Palazzo Florio

Italy can charm you not only with its wonderful and marvellous cities, it also has so many gems hidden away from the flocks of tourists. If you’re planning on visiting Favignana, there are two historic buildings that are simply a must on your list of things to see whilst you’re there. First there is the Fort of Santa Catarina which sits over the island and dates back to the medieval times and the second (which we’ll be talking about today) is the Palazzo Florio, a Grand Mansion with beautiful gardens that was build and once inhabited by Ignazio Florio, a tycoon of the tuna industry and once the outright owner of the Aegadian Islands.

The Florio family first found wealth thanks to the efforts of Vincenzo Florio Sr. who was something of an entrepreneur of his time. He invested in tuna fishing and its canned preparation, a business that would go on to make the family one of the wealthiest in Italy. It wasn’t just canned fish that gave this family their fortune though; Vincenzo also founded a bank, was involved with the sulphur industry and even established a factory that produced Marsala wine. He was the first man in Italy to produce the drink and the winery (named Cantine Florio) is still in production today. As if that wasn’t enough he also produced a number of steamers, giving birth to the Florio shipping business.

Palazzo Florio
Palazzo Florio

Vincent died in 1868, after this his son Ignazio took over the business and under his management the industries flourished. He saw the opportunities available for fishing and expanding his business, so in 1874 he purchased the entire archipelago of the Aegadian Islands.

He built this mansion on Favignana whilst also improving the already present preservation plant where he practised a new production method for the canned fish. To do this he hired one of Palermo’s greatest architects at the time, Giuseppe Damiana Almeyda, who was tasked to make the building highly functional as well as being aesthetically pleasing. Though the Florio’s owned several production sites across Italy this was arguably the most in important one. In fact, it was here that tuna was first conserved using oil (a method still used today) rather than in salt, along with the invention of the life changing revelation in convenience, the key-opened tin can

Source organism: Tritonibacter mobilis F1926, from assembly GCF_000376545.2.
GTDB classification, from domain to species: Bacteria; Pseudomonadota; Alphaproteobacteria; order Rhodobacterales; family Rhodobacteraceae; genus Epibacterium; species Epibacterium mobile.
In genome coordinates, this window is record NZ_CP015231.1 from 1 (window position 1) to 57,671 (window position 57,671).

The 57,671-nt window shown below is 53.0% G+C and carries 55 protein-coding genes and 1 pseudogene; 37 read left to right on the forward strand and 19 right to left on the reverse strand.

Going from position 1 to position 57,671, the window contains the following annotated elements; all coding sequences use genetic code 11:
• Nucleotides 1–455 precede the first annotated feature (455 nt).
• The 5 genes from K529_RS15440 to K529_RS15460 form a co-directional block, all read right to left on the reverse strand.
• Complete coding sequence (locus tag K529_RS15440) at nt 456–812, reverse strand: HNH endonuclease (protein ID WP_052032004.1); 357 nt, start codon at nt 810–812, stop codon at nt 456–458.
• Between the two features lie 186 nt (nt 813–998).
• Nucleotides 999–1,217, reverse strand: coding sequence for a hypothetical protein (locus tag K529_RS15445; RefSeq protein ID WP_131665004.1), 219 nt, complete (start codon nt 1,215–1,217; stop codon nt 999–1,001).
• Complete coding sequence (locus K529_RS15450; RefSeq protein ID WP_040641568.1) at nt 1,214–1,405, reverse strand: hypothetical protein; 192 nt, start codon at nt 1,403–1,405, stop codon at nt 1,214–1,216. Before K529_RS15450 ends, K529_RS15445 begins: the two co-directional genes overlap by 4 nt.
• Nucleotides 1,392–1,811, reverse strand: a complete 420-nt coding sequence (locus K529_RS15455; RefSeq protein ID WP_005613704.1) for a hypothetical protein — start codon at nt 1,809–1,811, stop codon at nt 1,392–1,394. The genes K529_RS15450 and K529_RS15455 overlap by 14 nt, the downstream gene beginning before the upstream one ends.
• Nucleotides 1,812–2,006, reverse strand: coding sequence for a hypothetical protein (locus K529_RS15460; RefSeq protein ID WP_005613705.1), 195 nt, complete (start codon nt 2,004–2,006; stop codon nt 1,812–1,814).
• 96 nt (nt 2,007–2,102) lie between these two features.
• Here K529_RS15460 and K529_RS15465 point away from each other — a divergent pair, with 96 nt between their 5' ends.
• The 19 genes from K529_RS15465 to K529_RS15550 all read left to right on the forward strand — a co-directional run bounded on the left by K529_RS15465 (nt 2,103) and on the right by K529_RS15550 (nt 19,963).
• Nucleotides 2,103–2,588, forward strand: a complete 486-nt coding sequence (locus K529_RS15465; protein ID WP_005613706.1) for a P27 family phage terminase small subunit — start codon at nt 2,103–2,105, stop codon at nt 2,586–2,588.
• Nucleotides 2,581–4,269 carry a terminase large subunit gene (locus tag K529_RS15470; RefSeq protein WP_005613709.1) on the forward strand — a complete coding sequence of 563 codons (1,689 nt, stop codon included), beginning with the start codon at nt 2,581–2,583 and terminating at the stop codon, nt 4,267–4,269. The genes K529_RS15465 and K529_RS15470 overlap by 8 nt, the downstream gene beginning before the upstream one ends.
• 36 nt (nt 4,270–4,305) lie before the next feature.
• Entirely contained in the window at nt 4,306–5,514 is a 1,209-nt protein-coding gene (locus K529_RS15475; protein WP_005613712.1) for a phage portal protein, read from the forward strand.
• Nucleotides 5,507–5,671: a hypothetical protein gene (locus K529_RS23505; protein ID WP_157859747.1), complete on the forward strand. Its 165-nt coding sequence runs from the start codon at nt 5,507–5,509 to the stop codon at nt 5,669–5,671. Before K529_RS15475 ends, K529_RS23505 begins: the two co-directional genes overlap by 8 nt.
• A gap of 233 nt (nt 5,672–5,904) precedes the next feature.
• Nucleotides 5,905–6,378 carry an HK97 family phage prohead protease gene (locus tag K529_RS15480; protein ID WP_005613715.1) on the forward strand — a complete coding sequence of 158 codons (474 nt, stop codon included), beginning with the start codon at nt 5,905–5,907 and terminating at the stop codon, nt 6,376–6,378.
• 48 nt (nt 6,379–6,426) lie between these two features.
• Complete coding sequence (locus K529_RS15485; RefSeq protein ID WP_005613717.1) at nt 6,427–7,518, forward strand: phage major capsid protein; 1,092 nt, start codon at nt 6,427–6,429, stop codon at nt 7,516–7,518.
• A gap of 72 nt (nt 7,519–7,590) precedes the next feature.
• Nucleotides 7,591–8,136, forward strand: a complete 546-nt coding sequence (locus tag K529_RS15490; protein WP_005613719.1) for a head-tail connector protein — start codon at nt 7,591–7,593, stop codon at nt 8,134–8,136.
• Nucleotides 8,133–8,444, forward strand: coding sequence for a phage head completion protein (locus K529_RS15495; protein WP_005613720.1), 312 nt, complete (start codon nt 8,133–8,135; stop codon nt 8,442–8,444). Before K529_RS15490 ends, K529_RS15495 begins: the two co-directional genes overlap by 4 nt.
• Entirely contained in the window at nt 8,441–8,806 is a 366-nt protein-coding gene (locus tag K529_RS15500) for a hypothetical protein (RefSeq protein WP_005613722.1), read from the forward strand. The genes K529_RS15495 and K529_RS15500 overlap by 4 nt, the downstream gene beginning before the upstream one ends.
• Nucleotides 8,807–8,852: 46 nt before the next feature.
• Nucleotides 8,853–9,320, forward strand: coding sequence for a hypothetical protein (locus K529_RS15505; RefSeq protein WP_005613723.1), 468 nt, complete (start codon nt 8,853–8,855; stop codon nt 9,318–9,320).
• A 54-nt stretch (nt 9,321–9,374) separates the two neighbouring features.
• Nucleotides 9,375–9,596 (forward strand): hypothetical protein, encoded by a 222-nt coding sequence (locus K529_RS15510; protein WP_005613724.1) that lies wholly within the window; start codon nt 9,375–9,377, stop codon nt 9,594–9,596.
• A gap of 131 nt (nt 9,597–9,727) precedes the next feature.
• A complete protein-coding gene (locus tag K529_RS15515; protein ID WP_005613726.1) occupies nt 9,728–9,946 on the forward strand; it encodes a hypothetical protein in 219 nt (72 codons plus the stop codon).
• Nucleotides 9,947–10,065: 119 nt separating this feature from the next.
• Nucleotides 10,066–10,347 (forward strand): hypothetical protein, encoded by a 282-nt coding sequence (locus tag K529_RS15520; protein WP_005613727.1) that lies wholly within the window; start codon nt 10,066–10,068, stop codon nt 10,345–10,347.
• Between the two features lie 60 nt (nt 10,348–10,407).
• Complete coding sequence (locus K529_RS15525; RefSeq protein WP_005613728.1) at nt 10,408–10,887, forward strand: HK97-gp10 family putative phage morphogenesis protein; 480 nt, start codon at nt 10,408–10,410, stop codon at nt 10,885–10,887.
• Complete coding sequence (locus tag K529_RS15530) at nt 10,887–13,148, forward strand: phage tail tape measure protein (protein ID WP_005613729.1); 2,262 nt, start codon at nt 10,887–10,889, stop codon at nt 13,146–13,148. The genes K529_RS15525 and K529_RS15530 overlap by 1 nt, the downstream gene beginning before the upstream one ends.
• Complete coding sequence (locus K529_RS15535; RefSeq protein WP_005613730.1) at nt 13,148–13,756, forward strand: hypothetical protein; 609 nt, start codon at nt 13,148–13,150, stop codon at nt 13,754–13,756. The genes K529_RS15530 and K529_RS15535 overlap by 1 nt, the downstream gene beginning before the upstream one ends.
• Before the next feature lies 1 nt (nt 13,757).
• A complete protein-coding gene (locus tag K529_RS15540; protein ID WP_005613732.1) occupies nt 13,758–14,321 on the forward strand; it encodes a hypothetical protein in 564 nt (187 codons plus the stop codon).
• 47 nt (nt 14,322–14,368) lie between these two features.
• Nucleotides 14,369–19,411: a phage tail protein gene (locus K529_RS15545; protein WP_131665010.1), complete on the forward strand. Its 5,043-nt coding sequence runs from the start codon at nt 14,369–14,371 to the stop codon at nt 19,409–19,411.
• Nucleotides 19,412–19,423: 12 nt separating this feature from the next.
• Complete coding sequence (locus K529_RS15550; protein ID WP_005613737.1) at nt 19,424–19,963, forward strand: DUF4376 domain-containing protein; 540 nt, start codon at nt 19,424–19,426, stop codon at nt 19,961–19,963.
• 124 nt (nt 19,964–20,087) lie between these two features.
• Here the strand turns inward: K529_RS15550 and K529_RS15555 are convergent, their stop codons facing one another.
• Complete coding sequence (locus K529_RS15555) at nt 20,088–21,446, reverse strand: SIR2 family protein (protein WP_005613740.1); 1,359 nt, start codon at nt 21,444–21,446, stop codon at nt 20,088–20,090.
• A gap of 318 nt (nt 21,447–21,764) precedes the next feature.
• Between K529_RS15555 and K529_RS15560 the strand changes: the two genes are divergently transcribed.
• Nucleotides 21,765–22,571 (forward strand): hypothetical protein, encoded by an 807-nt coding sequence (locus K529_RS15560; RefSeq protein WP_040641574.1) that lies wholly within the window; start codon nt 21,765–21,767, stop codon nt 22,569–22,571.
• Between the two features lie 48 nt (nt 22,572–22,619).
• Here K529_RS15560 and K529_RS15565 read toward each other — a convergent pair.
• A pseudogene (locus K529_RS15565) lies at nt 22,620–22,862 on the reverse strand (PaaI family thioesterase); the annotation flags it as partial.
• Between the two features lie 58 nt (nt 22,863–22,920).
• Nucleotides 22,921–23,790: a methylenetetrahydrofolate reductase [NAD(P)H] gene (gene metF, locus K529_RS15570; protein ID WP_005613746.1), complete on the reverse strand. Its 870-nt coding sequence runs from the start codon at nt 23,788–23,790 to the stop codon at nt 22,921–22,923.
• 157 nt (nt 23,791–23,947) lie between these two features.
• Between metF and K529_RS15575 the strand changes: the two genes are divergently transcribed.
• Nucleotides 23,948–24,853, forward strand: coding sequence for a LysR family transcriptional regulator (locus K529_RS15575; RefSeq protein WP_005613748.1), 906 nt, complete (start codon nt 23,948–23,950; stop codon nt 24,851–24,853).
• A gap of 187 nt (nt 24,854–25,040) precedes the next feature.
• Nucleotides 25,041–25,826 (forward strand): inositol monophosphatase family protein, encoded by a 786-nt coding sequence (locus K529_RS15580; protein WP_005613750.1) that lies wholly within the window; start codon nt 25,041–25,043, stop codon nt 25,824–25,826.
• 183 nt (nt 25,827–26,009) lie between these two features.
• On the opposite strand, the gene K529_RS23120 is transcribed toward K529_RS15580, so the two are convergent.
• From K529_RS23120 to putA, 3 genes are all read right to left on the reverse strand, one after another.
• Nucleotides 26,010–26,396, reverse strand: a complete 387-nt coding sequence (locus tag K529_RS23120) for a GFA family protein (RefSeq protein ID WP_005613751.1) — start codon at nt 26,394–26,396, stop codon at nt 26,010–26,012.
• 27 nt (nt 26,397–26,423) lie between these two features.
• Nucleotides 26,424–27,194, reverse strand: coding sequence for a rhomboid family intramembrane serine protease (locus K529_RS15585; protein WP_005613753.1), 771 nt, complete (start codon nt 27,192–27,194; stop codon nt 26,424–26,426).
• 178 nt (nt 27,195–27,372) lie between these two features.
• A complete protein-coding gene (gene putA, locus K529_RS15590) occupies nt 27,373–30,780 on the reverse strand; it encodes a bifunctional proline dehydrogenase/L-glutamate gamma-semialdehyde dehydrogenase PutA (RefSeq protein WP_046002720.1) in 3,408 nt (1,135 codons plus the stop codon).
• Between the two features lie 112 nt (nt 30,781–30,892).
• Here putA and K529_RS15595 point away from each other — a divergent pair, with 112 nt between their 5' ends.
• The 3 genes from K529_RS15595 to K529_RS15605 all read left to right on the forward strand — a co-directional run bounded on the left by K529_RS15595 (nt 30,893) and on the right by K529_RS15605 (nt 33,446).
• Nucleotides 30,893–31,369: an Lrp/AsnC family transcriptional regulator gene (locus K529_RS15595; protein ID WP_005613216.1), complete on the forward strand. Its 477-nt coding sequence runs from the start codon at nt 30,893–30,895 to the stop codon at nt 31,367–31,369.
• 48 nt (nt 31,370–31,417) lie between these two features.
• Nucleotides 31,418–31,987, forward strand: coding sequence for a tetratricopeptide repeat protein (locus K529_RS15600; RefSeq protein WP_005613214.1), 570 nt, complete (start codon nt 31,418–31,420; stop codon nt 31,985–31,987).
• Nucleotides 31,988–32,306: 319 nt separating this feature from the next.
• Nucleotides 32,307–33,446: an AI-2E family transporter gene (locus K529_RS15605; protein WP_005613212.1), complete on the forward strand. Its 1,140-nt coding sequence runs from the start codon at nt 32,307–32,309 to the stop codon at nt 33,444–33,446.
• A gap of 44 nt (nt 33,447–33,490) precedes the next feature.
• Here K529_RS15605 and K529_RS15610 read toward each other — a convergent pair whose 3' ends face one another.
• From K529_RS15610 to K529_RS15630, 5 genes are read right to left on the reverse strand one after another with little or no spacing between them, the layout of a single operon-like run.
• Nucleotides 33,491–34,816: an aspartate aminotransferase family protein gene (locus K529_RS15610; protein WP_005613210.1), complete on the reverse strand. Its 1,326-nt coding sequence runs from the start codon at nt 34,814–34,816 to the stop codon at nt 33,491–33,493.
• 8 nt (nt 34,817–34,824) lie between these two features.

With the Purchase of the Aegadian Islands Ignazio had achieved a monopoly of trade for his shipping business in the Mediterranean, in 1881 he merged with Rubattino company in Genoa and together they formed the Navigazione Generale Italiana and ran routes all over the world. The Florio line consisted of 50 ships carrying goods, further inflating the wealth of the family, so much so the New York Times labelled the Florios as the “merchant princes of Europe”.

Today you can go and see the mansion in all its glory along with what’s left of the production site. The home is now a museum; you can go and admire Almeyda’s exquisite architecture along with the beautiful gardens that surround this grand home. The building is home to many different art exhibitions throughout the year that are certainly worth viewing here in this centre of culture and history on Favignana.